US Marines in New Zealand

water for every need

For several thousand US Marines in Camp Mackay and Camp Russell, this reservoir was the main water supply.

Another source was a water main from the Paekākāriki supply dam in Smith’s Creek that entered the southern end of the camp. The Marines, leading a strenuous life in close quarters, needed a lot of water – for showers, for cooking, for drinking, for laundry and for toilets.

US Marines in New Zealand

United States Marines with their mess equipment at their camp in Paekākāriki, 15 September 1943. Photograph taken by John Pascoe during Mrs Eleanor Roosevelt's visit. Sorce: War Effort Collection, Alexander Turnbull Library, Wellington, N.Z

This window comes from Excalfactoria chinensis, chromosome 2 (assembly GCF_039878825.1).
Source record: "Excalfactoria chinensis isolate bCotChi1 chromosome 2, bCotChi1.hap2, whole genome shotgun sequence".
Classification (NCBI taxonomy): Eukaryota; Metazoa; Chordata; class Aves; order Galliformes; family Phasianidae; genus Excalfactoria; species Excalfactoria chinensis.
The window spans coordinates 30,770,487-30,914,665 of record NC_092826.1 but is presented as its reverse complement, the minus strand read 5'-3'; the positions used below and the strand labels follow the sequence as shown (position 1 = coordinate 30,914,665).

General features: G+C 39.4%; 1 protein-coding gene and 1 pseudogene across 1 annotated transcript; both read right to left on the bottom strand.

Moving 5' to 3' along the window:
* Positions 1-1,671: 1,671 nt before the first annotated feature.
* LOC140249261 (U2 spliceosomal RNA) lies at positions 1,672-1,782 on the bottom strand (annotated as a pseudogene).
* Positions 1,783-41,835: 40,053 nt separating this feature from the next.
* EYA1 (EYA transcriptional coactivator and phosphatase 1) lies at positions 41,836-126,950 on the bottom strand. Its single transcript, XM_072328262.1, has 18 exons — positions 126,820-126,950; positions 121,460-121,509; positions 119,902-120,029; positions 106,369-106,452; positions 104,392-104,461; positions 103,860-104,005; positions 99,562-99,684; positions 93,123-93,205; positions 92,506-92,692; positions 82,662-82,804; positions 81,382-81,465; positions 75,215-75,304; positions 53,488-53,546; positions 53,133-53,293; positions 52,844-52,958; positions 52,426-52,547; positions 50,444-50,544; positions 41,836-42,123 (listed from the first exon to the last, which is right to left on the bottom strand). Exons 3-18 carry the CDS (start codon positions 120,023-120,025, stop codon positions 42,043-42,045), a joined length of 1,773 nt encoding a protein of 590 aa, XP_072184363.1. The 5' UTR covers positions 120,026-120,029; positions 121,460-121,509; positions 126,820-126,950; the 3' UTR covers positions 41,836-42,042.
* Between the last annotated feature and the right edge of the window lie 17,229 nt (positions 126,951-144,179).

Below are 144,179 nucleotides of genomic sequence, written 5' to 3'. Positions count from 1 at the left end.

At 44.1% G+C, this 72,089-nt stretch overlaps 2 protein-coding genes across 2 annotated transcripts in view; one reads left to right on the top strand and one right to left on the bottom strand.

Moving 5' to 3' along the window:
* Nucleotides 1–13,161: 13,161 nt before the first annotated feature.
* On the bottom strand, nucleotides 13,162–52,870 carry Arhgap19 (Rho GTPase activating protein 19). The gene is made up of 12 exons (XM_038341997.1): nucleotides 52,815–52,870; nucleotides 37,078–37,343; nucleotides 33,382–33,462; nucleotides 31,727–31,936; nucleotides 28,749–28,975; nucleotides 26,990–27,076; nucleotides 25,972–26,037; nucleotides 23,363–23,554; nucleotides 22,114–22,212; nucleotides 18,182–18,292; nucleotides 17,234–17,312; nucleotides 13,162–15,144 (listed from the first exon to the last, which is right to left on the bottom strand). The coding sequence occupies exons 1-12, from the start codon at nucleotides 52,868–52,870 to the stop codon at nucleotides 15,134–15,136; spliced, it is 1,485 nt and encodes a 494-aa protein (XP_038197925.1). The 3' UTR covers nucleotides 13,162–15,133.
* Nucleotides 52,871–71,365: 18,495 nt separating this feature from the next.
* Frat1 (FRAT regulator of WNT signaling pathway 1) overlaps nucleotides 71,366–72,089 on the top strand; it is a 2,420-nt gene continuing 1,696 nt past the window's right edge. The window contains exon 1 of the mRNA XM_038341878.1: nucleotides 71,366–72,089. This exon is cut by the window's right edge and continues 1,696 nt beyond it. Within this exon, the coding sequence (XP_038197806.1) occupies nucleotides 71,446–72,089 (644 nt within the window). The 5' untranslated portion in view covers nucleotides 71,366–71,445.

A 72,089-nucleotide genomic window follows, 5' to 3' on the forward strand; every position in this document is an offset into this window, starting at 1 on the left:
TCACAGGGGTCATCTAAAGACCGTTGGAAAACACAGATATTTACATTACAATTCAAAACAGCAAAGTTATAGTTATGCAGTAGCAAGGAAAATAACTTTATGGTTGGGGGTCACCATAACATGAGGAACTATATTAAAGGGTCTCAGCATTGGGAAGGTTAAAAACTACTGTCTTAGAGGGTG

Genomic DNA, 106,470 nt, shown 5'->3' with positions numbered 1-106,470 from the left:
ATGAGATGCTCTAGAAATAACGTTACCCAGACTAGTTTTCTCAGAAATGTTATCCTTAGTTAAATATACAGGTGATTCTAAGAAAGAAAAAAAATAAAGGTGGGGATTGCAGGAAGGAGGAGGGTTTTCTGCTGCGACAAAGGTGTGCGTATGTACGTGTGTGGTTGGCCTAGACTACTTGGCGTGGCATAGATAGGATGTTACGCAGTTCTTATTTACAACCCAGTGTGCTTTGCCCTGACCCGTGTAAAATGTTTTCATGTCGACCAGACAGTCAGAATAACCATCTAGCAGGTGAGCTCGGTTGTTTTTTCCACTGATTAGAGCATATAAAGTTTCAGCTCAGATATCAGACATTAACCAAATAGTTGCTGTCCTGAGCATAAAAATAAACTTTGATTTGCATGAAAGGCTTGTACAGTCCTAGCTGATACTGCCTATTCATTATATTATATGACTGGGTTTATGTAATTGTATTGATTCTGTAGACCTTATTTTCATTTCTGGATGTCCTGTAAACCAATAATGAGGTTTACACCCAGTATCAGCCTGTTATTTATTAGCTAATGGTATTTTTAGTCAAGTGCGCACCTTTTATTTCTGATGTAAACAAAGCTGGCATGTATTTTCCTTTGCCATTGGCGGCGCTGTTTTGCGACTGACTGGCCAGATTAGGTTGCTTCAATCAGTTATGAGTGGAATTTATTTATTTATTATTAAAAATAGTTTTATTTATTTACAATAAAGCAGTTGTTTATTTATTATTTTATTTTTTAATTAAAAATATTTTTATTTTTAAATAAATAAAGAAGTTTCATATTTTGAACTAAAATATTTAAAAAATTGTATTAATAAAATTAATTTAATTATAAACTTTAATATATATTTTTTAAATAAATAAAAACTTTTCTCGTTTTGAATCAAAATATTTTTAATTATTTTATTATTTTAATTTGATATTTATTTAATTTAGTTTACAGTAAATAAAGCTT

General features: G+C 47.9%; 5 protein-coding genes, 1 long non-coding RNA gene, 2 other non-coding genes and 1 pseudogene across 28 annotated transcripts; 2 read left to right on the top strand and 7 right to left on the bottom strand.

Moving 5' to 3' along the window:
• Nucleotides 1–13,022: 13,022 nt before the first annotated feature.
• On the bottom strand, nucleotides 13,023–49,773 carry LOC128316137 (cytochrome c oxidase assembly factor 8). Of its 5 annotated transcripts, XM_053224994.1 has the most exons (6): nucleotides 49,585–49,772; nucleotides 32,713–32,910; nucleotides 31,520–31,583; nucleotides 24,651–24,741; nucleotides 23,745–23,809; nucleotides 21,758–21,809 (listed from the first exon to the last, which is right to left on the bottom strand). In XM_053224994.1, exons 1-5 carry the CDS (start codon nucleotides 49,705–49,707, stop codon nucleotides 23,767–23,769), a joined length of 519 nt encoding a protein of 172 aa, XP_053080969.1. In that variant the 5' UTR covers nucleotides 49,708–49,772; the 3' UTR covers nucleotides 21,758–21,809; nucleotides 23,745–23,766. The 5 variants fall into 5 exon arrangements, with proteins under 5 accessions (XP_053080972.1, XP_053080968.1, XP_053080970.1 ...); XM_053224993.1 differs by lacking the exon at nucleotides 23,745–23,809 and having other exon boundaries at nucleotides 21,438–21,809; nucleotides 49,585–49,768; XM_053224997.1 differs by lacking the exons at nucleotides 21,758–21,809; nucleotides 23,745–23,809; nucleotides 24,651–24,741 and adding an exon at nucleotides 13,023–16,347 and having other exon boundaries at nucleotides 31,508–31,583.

The Reservoir

A 9 inch (23 cm.) water main fed this reservoir from an intake a few hundred metres away. Smaller pipes took water from the reservoir along the terrace to the west and led between ‘tent decks’ to laundries, latrines, showers, cookhouses and mess rooms. A large sewer carried the waste water away to a treatment plant in Camp Russell (Queen Elizabeth Park).

US Marines in New Zealand

The reservoir has been closed down because it was contaminating the farm water supply.

The Department of Conservation says birds were defecating in the open reservoir and the wooden structure across the top was rotting and falling into the water. While it has now been fenced off and replaced by two new covered tanks – providing the farm water supply, it is still clearly visible to members of the public interested in seeing it.